The merits of a COVID-19 antibody testing study being conducted by a Stanford University research team have been called into question after the wife of one of the professors working on the study emailed the parents of more than 650 Egan Junior High School students, urging parents to take the test.
The online news outlet BuzzFeed obtained the controversial April 2 email and initially broke the story last week. It reported that Catherine Su, a radiation oncologist, copied all on a Yahoo email list of Egan parents to invite one member per household to participate in an “FDA-approved” antibody test for the novel coronavirus. Su is affiliated with Regional Medical Center in San Jose and St. Louise Regional Hospital in Gilroy, according to the hospital websites. Her husband, Stanford professor Jay Bhattacharya, led the antibody study.
In the email, Su speaks as a member of the team, though she is not listed on the original medical preprint – a short review of a study that introduces it before the peer-reviewed journal is published – for the study.
“To test the prevalence of disease in our county, we need 2,500 residents,” Su told parents. “The serum antibody test determines whether your immune system has fought off the virus and created antibodies to protect you from future exposure.”
Perhaps most controversial, and what the BuzzFeed story highlighted, was that Su also encouraged those who believed they were immune to stop sheltering in place and return to their routines.
Egan Principal Keith Rocha said he was unaware of the study and why parents were surveyed. Rocha declined to confirm whether Su or Bhattacharya were Egan parents themselves. Multiple sources confirm they live in Los Altos with their children.
The antibody test study, conducted April 3 and 4, included approximately 3,300 participants, according to the preprint. A team of 17 Stanford professors claim they solely recruited candidates for the testing through Facebook ads aimed at “a sample of individuals living within the county by demographic and geographic characteristics.”
“The email you reference was shared without the prior knowledge or approval of any of the study investigators and does not reflect the study purpose,” Bhattacharya said in an email to the Town Crier. “We did not approve any recruitment material beyond what was in our original protocol.”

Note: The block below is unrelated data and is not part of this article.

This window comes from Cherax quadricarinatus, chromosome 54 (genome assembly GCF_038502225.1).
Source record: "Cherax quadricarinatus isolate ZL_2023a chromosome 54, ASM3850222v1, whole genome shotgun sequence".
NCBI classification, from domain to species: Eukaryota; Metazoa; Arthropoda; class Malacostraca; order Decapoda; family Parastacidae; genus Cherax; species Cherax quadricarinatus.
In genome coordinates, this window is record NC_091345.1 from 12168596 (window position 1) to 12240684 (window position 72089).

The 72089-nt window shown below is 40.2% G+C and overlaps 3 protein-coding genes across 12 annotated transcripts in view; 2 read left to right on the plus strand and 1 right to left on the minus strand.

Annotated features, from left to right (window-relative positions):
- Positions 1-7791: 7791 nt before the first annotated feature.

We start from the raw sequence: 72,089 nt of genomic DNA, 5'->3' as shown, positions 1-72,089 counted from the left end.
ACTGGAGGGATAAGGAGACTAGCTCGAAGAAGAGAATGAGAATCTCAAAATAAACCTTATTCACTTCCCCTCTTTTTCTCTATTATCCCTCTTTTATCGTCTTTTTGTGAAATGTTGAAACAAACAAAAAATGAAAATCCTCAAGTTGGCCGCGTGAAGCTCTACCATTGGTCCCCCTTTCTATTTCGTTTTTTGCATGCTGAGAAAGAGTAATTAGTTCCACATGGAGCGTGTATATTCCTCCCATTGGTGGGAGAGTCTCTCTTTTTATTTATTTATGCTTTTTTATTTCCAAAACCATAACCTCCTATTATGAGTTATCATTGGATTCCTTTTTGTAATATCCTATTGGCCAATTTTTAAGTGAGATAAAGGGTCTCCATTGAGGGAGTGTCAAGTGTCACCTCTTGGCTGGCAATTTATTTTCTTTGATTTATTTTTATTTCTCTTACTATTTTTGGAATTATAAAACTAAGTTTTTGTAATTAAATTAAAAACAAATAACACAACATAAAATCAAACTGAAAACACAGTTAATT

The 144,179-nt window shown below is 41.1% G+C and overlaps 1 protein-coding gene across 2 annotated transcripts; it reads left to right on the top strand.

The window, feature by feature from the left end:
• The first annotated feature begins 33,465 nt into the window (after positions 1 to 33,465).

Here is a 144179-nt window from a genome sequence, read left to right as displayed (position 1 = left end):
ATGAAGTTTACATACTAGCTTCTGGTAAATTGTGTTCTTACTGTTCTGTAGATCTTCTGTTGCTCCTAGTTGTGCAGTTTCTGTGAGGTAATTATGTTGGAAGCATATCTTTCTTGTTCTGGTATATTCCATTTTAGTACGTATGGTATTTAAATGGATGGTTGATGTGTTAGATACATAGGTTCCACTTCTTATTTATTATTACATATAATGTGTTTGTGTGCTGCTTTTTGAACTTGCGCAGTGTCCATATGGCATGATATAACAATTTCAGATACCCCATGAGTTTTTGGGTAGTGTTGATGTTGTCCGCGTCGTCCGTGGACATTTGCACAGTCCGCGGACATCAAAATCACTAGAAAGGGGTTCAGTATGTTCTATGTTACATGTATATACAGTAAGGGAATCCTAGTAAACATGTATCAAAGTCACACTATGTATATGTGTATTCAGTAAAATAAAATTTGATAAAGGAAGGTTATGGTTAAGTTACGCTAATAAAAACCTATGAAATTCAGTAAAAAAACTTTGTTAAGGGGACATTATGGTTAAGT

The conclusion drawn from Bhattacharya’s study is similar to others conducted: Far more people are infected with COVID-19 in Santa Clara County than previously figured. The team’s findings imply that between 48,000 and 81,000 residents had contracted the virus by early April, a far cry from the estimated 1,000 confirmed cases at the time the data was gathered.
Several researchers took to social media to criticize the claim numbers could be as high as 85 times more than reported. A primary flaw is possible selection bias. Su’s email to Egan parents specifically requested “healthy” individuals participate. In addition, drawing an excessive number of testers from Los Altos, as opposed to other dissimilar communities, also would have tainted results.
Bhattacharya told another publication there was proof this may have happened, noting signups “very strongly suggested this email attracted many people from the wealthier and healthier parts of Santa Clara County.” He said measures were taken to slow the recruitment from those areas and seek those from other towns.
Vetting the process
On a national level, the House Oversight Committee Subcommittee on Economic and Consumer Policy has been working directly with companies manufacturing and distributing antibody tests to investigate how the blood-based tests are regulated. Chairman Rep. Raja Krishnamoorthi of Illinois expressed concerns over the testing in a letter to Centers for Disease Control and Prevention director Dr. Robert Redfield.
“We are already seeing instances where companies are misleadingly marketing serology test kits and implying they can be used to help people find out whether or not they are infected with coronavirus,” Krishnamoorthi said in his letter. “As aggressive as we must be in developing innovative testing solutions to combat the spread of this deadly disease, we must also protect American consumers from needlessly spending their hard-earned money towards ineffective solutions rushed to market with little to no regulatory oversight.”